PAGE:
The India Pale Ale, as its name implies, wasn’t born in Oregon. The deliciously bitter style first became popular in the 18th century on the decks of British trading ships headed to India. Beer spoils over time (tropical heat doesn’t help), so long ship voyages required ales with a higher alcohol content and a boatload of hops, both natural preservatives. What started as a necessity soon became a preference and, much later, an obsession. Two centuries removed from those hops-loving sailors, Portlanders have taken the style and run with it.
Indeed, the city’s galaxy of ale styles is sparklingly diverse and wonderfully experimental— pales, stouts, browns, hefeweizens and saisons share tap space alongside tripels and dubbels and blondes, pilsners, kölsches and lagers. But at the end of the day, however, the question by which most local breweries live and die has remained the same: “Is their IPA any good?”
“Portland has historically been an IPA town,” says Paul Reiter, cofounder of Great Notion Brewing, which brews several of the city’s most beloved specimens. “The more bitter or hoppier the better. I feel like it grew from the trees, from logging — maybe that’s where we got that from, that we like things green.”
What makes a Portland IPA? It’s complicated. Beyond the requisite hop-forward bitterness, they tend to be pungent, floral, piney, caramel-colored beers. From that generalization, similarities break down fast. Some may be citrus-forward, others sweeter and maltier, still others lighter or darker in color. Where Cascade, Chinook and Centennial hops used to be king in town, new hop varieties like Mosaic and Citra have elbowed their way in, making possible a wide range of juicier, fruitier IPAs. The city has all but adopted the Northeast “hazy” style as its own and, recently, a slew of lighter, easier to pound “session” IPAs have surfaced.
Whatever the Portland IPA is, one thing is clear: Portland is dedicated to the style. When asked whether other cities might be catching up to Portland’s roaring IPA scene, Breakside brewer Ben Edmunds offers a comparison: “I’m sure that there’s like a really great thriving community theater scene in Dallas or Austin,” he says. “But would anyone ever doubt that New York is still the epicenter of the American theater world?”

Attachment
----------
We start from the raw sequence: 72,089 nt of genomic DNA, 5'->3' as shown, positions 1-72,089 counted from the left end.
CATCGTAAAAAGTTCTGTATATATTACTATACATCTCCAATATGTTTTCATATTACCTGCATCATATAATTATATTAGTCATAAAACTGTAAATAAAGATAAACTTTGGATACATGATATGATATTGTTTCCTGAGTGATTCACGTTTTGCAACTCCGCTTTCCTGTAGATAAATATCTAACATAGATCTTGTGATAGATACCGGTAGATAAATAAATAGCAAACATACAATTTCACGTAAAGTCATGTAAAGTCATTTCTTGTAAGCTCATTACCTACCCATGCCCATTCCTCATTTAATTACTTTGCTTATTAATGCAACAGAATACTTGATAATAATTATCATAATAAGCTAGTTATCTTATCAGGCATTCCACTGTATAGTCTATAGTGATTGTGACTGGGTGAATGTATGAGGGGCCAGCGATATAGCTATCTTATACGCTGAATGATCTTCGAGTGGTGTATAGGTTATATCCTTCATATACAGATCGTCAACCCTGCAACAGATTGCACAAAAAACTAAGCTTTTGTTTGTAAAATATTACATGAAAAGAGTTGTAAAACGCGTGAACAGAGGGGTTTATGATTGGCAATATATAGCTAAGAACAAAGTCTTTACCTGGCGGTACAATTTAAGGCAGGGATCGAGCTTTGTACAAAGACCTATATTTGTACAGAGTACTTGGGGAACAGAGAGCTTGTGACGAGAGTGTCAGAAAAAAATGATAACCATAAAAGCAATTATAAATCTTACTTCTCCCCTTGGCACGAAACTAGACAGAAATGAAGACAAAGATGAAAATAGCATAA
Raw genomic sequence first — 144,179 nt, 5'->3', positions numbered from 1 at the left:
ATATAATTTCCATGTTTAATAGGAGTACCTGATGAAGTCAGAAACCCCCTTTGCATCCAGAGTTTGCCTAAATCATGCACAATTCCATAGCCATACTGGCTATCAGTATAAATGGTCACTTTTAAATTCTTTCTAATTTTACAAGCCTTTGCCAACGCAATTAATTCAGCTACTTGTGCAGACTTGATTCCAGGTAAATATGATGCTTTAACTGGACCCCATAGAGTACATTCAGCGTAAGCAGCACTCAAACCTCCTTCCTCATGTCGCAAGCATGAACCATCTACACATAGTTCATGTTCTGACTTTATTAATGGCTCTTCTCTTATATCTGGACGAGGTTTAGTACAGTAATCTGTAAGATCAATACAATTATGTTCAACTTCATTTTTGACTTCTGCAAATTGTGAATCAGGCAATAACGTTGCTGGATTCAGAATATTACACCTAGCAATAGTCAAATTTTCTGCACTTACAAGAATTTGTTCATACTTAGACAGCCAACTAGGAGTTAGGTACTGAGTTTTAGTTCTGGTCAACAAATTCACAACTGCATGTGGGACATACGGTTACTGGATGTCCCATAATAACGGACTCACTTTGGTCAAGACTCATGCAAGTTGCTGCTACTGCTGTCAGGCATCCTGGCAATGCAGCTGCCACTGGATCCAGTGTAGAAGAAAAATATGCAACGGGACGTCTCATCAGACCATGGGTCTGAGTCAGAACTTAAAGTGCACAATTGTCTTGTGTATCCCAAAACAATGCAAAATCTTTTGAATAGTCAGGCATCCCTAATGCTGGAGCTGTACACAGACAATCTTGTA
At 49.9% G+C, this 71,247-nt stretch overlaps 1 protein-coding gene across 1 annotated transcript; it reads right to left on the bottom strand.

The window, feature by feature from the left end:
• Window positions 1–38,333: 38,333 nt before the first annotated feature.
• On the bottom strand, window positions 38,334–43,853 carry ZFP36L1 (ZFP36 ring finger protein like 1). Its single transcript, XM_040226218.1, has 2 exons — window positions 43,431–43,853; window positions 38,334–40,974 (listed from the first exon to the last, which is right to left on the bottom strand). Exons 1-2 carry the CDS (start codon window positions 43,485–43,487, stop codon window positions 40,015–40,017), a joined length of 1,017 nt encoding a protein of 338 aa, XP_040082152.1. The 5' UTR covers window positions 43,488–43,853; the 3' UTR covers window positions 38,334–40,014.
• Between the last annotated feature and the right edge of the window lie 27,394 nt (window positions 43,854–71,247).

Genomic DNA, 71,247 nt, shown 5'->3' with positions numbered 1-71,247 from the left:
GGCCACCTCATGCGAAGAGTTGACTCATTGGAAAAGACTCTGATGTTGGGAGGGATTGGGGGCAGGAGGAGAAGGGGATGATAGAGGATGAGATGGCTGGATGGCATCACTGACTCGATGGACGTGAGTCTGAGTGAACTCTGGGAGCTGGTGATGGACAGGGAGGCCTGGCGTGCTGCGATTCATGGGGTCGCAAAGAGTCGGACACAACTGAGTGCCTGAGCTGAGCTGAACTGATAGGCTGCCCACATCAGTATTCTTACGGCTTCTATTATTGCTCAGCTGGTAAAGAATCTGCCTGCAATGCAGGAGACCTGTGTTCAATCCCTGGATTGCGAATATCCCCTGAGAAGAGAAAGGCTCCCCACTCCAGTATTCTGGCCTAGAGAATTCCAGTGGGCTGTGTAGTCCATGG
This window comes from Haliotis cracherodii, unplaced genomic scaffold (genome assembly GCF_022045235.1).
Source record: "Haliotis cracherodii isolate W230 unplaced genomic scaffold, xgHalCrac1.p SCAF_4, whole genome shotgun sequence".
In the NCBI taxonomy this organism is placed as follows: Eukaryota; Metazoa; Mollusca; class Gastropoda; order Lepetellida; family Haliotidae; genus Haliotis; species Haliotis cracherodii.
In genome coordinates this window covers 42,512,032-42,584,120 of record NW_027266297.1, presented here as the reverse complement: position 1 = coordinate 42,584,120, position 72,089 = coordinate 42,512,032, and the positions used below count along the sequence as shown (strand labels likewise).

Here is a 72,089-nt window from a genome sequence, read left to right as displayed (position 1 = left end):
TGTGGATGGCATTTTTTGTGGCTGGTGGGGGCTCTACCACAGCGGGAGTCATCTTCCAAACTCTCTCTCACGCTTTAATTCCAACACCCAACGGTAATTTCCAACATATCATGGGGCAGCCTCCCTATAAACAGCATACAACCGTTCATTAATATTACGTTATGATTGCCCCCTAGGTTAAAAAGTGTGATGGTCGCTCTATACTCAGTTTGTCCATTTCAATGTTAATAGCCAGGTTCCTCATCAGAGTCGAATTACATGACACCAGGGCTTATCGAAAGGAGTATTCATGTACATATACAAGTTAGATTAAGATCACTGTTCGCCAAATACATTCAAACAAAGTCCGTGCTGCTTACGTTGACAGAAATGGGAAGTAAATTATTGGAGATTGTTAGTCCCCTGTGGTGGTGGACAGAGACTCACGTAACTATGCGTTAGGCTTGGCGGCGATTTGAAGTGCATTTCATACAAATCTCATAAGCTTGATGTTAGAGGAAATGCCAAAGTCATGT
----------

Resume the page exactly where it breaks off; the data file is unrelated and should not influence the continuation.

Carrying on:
Feeling thirsty yet? Here are five essential Portland IPAs to get you started.
If you can only have one beer, there’s really no other choice. The Breakside IPA is the gold standard and a well-polished jewel in the city’s microbrew crown: a copper, citrus-forward pint with exquisitely balanced bitterness. No wonder it’s won numerous gold and silver medals in national and international IPA taste-offs.
“For me, one of the things that makes it successful is that we weren’t trying to reinvent the IPA category; it was really just to do the best version of a classic northwest IPA,” says Edmunds. “All the best elements from classic Northwest and Seattle, from eastern Oregon, from western Oregon, from the coast — we brought those together.”
Ex Novo Eliot IPA
Named after the Northeast Portland neighborhood where this small, bike-friendly brewpub is located, Ex Novo offers a flagship IPA that’s a crisp, citrusy take on the genre, brewed with Mosaic, Citra and Simcoe hops. (As an added bonus, the brewery donates all of its profits to charitable causes, so drinking a few pints doubles as your good deed of the day.)
Great Notion Juice Jr.
No one really knew what to expect when Great Notion opened its doors on Northeast Alberta Street in late 2016. We certainly didn’t expect them to change the IPA conversation entirely, and yet that’s exactly what happened. Concocting addictive, fruity, cloudy IPAs in the Northeast style, the brewery had to put a limit on growler fills and expand with a 30-barrel production facility in Northwest Portland to keep up with demand. Just two years later, you can find the hazy IPA all over the city — but be sure to visit the Northeast Portland brewery for the full experience.
We have a soft spot for this Southeast Portland brewery’s big, bold flagship IPA. Gigantic brewer Ben Love — a veteran of Hopworks Urban Brewery, another local IPA institution — made a no-nonsense West Coast IPA with notes of grapefruit and citrus with a toasted malt backbone.
Gather ‘round, kids, it’s story time: Sure, this old-school beer has fallen from a once-prominent place in the pantheon, but if you want to taste the city’s hop history, you have to start at BridgePort. First brewed in 1995 by one of Portland’s oldest microbreweries before the city became an international beer destination, this comparatively light, piney, golden-hued quaff was the IPA that launched a thousand more.